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New Combination Treatment for Rare Mesothelioma Subtypes

168295_injection1An enzyme shown to help fight melanoma and liver cancer may offer new hope to patients with some of the most treatment-resistant mesothelioma tumors.

Malignant mesothelioma is a rare, asbestos-linked cancer of internal membranes. Although all forms are highly resistant to standard cancer therapies, the sarcomatoid and biphasic subtypes – which are the rarest forms of mesothelioma – typically carry the worst prognosis.

But a group of UK mesothelioma researchers now say an anticancer enzyme called pegylated arginine deiminase (ADI-PEG20) may improve chemotherapy outcomes for a particular subset of people with malignant pleural mesothelioma.

How Does It Work?

ADI-PEG20 depletes essential amino acid levels in tumors that do not express argininosuccinate synthetase 1 (ASS1), a key enzyme in the synthesis of arginine. ADI-PEG20 can be toxic for these ASS1-negative tumors.

Tests of the enzyme in other cancers have shown it to have antitumor activity and tolerable side effects for patients.

ADI-PEG20 + Chemotherapy for Mesothelioma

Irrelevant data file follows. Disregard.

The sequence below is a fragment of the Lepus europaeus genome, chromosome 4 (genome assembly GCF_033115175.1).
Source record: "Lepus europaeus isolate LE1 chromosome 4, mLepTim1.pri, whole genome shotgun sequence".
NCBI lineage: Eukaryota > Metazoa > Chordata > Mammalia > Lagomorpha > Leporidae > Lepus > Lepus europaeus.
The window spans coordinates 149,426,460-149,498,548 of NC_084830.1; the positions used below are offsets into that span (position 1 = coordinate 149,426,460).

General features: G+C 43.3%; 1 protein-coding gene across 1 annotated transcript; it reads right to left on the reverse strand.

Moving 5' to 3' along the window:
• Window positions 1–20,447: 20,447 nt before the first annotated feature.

To test the impact of ADI-PEG20 on ASS1-negative mesothelioma tumors, researchers administered the enzyme to nine cancer patients who had not yet had chemotherapy, including five people with malignant pleural mesothelioma and four with non-small cell lung cancer. The goal of the study was to determine the safest effective dose of ADI-PEG20 in these patients.

Study subjects received weekly doses of ADI-PEG20 that gradually increased each week. At the same time, these mesothelioma patients and lung cancer patients received standard chemotherapy with pemetrexed (Alimta) and cisplatin.

Patients whose mesothelioma tumors stopped growing after a maximum of six chemotherapy cycles were allowed to continue on ADI-PEG20 until their cancer progressed or they withdrew from the study for another reason.

Mesothelioma Treatment Response

Of the 38 “adverse events” reported by patients, nine were determined to be the result of the ADI-PEG20 treatment. Even so, none of the patients were forced to leave the study because of toxicity.

Seven of the nine patients (78%) experienced a partial response to the combination treatment, including three patients with either sarcomatoid or biphasic malignant pleural mesothelioma.

“In this biomarker-selected group of patients with ASS1-deficient cancers, clinical activity was observed in patients with poor-prognosis tumors,” concludes lead researcher Emma Beddowes of Cambridge University. To improve the outlook for these patients, Beddowes and her colleagues recommend a weekly dose of 36 mg of ADI-PEG20 plus three rounds of chemotherapy with cisplatin and pemetrexed.


Beddowes, E, et al, “Phase 1 Dose-Escalation Study of Pegylated Arginine Deiminase, Cisplatin, and Pemetrexed in Patients With Argininosuccinate Synthetase 1-Deficient Thoracic Cancers”, April 7, 2017, Journal of Clinical Oncology, Epub ahead of print

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